Jul 18, 2012

Teaching Kids How to Budget

"No one can serve two masters. Either you will hate the one and love the other, or you will be devoted to the one and despise the other. You cannot serve both God and money.."
Now that you have your own finances under control (after keeping track of every cent for a time and then getting a budget on paper), the next step is to start thinking about how to teach your kids the much-necessary skills to handle their own finances.

Ideally, this training begins when your children are preschoolers. (If they are older than that, don't fret! All of this advice works for older kids, too.) Begin by getting your child a teaching piggy bank. For ideas on buying or making one, read this post - but generally what you're after is a visual way for children to divide money up into three basic categories: Save, Give, and Spend. Now whenever your child gets money as a gift, or earns a little something by doing chores above and beyond what he's expected to do, he has a perfect place to put his money.

At this tender age, don't worry about teaching your child about percentages. (For example, giving 10 percent to the church.) Just help your child divide the money up into each of the three categories in some simple fashion; for example, if you child has three quarters, she should put one into each of the three money categories. If she has a dollar bill, she can pick which category to put it in, remembering to put a future dollar into one of the other categories.

As your child gets older and begins learning about dividing and percentages in school, you can teach him a more precise method of dividing up his money.

Above all, discourage your child from going out and spending every cent as soon as it arrives in her hands. It's natural for children to be excited by the idea of having their own money to spend, but encourage your child to spend a small amount, instead of everything he has.

Another important step is to read what the Bible has to say about money. Some children's Bibles contain parables about money, and there are also children's books aiming to teach a biblical view of how to handle money. To encourage generosity in your children, have them give some of their own money in the offering at church, encourage them to put some of their own money in a Salvation Army box, and, if possible, have them contribute to a family fund to help the needy. (If your child regularly earns money, she'll be proud to contribute all such funds at least once a year.)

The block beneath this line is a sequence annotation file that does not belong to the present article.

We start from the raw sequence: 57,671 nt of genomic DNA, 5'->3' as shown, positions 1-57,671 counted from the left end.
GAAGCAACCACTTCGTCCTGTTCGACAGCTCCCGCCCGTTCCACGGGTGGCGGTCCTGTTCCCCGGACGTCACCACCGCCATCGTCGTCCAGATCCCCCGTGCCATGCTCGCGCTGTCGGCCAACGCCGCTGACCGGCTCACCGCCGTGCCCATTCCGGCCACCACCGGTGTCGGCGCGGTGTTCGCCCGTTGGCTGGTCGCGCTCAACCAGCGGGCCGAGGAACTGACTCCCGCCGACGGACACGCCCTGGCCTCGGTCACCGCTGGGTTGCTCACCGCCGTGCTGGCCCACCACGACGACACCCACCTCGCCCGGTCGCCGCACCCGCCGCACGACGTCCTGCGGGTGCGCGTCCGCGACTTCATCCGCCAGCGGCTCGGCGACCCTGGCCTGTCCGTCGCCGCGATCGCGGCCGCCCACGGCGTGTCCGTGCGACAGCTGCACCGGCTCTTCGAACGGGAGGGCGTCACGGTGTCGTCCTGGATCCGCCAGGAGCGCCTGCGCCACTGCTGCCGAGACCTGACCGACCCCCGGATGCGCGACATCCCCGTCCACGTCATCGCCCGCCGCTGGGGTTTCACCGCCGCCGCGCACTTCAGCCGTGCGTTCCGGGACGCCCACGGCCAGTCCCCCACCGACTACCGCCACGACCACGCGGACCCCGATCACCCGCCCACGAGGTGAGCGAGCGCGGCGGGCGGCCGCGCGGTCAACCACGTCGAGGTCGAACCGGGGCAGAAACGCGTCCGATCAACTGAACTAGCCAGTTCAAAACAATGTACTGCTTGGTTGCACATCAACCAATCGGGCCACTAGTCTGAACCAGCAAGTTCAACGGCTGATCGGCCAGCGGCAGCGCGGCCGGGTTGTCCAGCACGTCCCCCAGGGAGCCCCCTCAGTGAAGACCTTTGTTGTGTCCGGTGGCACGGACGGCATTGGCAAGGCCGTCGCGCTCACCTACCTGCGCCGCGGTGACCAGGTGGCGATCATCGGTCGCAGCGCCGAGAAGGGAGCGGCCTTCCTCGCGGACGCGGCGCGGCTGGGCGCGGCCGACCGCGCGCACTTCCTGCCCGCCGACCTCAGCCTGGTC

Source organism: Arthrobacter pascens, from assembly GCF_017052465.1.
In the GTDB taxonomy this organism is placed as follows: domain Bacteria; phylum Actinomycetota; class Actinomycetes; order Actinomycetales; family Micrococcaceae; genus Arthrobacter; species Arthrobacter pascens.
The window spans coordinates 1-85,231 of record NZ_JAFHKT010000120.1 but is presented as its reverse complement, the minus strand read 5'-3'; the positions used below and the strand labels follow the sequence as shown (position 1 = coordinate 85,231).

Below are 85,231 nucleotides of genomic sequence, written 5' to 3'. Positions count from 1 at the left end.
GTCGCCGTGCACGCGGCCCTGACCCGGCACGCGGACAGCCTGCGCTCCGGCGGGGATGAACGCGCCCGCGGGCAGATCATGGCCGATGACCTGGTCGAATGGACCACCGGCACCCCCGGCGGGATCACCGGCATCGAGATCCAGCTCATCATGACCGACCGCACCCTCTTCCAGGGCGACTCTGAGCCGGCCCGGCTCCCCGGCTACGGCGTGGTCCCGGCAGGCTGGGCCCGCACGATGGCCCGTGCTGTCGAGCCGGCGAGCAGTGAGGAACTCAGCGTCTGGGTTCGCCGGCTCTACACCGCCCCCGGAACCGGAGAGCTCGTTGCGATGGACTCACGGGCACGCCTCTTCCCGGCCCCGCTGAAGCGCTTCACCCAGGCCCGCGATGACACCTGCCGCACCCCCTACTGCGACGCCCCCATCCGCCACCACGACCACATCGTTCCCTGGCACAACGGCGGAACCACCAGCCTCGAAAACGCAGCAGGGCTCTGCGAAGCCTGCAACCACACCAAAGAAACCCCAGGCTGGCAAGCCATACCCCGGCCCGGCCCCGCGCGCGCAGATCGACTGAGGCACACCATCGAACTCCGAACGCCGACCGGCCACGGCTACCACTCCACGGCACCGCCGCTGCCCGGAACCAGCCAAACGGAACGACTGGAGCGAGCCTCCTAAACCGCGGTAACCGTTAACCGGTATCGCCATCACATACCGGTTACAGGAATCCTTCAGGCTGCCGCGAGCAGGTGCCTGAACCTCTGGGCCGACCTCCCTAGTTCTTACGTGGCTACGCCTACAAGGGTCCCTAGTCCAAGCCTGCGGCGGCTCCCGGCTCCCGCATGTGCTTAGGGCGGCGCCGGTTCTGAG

By the time your child is in middle school, you can begin introducing the concept of budgeting. Let your child look at your family's household budget, and explain how having one gives the family peace instead of chaos. Then help your child create his own budget. This can be much more simple than a household budget. Have broad categories like giving, food, entertainment, and savings. Help your child come up with estimates of how much he thinks he'll spend in each category, then write those figures down. Show him how to keep track of recipts or write down each expense in a small notebook, then review the results after a month. How can he improve his budgeting?

By high school, your child should know how to track every cent and create a truly workable budget of her own. She should have her own bank accounts - ideally both checking and savings. She should know how to write a check and balance her account. It's also a great idea to let your child deal with the family's budgeting and bills, with you double checking her work afterward.

By taking these few steps, you'll empower your child. Not only will he understand God's ideas about money, but he'll have the skills necessary to save himself from the endless debt that so plagues our society. Time to go off to college or move out on his own? It's going to be a lot less scary now because he knows exactly how to handle his finances. What a gift you've given!

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